Tag: How to Become a Child of God

Are All People God’s Children?

Are All People God’s Children?

I often hear people say, “We are all children of God and so we must treat each other like family.” In a general sense, this is true. All men and women are God’s offspring in that He is the Creator (Acts 17:2-29).

However, this relationship is not sufficient to offset the penalty of sin. It’s because we are all sinners separated from God (Romans 3:23). Therefore, for a sinful person to become a child of God, a miraculous transformation must take place.

The Doctrine of Adoption

In regeneration, God gives us new spiritual life within and in justification; God gives us a right legal standing before Him. But in adoption, God makes us members of His family.

Thus, we can define adoption as an act of God whereby He makes us members of His family. The doctrine of adoption focuses more on the personal relationships that salvation gives us with God and with His people.

That leaves us with the question, “If we only become children of God through adoption, whose children are we before that?”

The Doctrine of Adoption

In John 1:12, we read that only those who receive Christ and believe in His name are given the right to become God’s children. By contrast, those who do not believe in Christ are sons of disobedience and children of wrath (Ephesians 2:2-3; 5:6).

When the Jews who rejected Christ claimed that God was their Father, Jesus said, “…you are of your father, the devil…” (John 8:41-44).

From Slave to Son

When Christians are adopted into God’s family, a dramatic transformation of status takes place from slave to son. As God’s sons, we can call God, “Abba Father,” and become heirs of God through Christ (Galatians 4:6-7, Romans 8:15-17).

But if we are God’s children, are we then related to one another as family members? Certainly! This adoption into God’s family makes us partakers even with the Old Testament-believing Jews. Paul says that we are all Abraham’s children as well and children of the promise (Romans 9:7-8).

Paul explains that this status of adoption into God’s family was not fully realized in the Old Covenant. He says, “Before faith came, we were kept under guard by the law… the law was our tutor to bring us to Christ. But after faith has come, we are no longer under a tutor. For you are all sons of God through faith in Christ Jesus” (Galatians 3:23-26).

While the people of Israel knew God as their Father, the full benefits and privileges of membership in God’s family did not come until Christ.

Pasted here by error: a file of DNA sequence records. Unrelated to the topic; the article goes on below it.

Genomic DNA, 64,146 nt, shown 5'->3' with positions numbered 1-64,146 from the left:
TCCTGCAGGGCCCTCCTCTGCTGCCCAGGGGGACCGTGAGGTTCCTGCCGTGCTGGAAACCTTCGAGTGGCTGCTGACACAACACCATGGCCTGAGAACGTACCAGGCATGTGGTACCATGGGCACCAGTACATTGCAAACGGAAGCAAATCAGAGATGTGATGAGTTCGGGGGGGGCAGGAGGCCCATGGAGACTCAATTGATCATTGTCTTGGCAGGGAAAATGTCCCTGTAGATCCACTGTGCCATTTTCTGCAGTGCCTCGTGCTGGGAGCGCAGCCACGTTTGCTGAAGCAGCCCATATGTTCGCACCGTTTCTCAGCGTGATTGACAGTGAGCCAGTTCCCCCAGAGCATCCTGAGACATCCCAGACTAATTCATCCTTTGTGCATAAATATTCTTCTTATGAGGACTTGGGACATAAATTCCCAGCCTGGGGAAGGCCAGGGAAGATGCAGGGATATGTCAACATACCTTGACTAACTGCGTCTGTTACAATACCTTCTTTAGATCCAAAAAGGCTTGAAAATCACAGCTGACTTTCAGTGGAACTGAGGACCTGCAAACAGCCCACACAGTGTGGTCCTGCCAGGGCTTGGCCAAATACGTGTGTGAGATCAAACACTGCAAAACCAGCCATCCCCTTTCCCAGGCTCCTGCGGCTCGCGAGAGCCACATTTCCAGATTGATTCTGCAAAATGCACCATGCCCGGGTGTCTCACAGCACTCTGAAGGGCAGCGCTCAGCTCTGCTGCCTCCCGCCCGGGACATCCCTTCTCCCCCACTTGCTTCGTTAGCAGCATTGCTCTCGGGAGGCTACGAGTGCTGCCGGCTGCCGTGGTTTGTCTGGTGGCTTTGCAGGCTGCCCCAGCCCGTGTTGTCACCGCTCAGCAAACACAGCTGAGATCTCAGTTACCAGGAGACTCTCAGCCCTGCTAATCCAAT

Evidence of Adoption

If we are, indeed, God’s children, what evidence do we see in our lives? The clear evidence is the fact that the Holy Spirit bears witness in our hearts that we are God’s children.

And because you are sons, God has sent forth the Spirit of His Son into your hearts, crying out, “Abba, Father” (Galatians 4:6)!

We also see in John’s first epistle how he places much emphasis on our status as God’s children. Behold what manner of love the Father has bestowed on us, that we should be called children of God. Beloved, now we are children of God … (1 John 3:1-2).

Notice that John frequently refers to his readers as “children of God.”

Although the New Testament says we are “now children of God,” there is another sense in which our adoption is still future. We will not receive the full benefits and privileges of adoption until Christ returns to give us glorified bodies (Romans 8:23).

How Do We Become Children of God

Adoption vs. Regeneration

There’s a common notion that we become God’s children by regeneration. This is because the imagery of being “born again” in regeneration makes us think of children being born into a human family.

However, the New Testament never connects adoption with regeneration. Rather, the idea of adoption is opposite to the idea of being born into a family. Adoption is connected with saving faith. This is to say that God has adopted us into His family in response to our trusting in Christ.

John 1:12 and Galatians 3:23-26 make it clear that adoption follows conversion as God’s response to our faith. Furthermore, Paul’s statement in Galatians 4:6 does not refer to the giving of the Holy Spirit in regeneration. Rather, it is an act of the Holy Spirit in which He begins to bear witness with our spirit that we are members of God’s family.

This work of the Holy Spirit assures us of our adoption. In this sense, Paul says, God causes His Holy Spirit within our hearts to cry, “Abba Father,” after we have become sons.

Adoption vs. Justification

Just like regeneration, justification is distinct from adoption. God could have given us a right legal standing before Him without making us His children. This is why it is important to recognize how great our privileges are in adoption.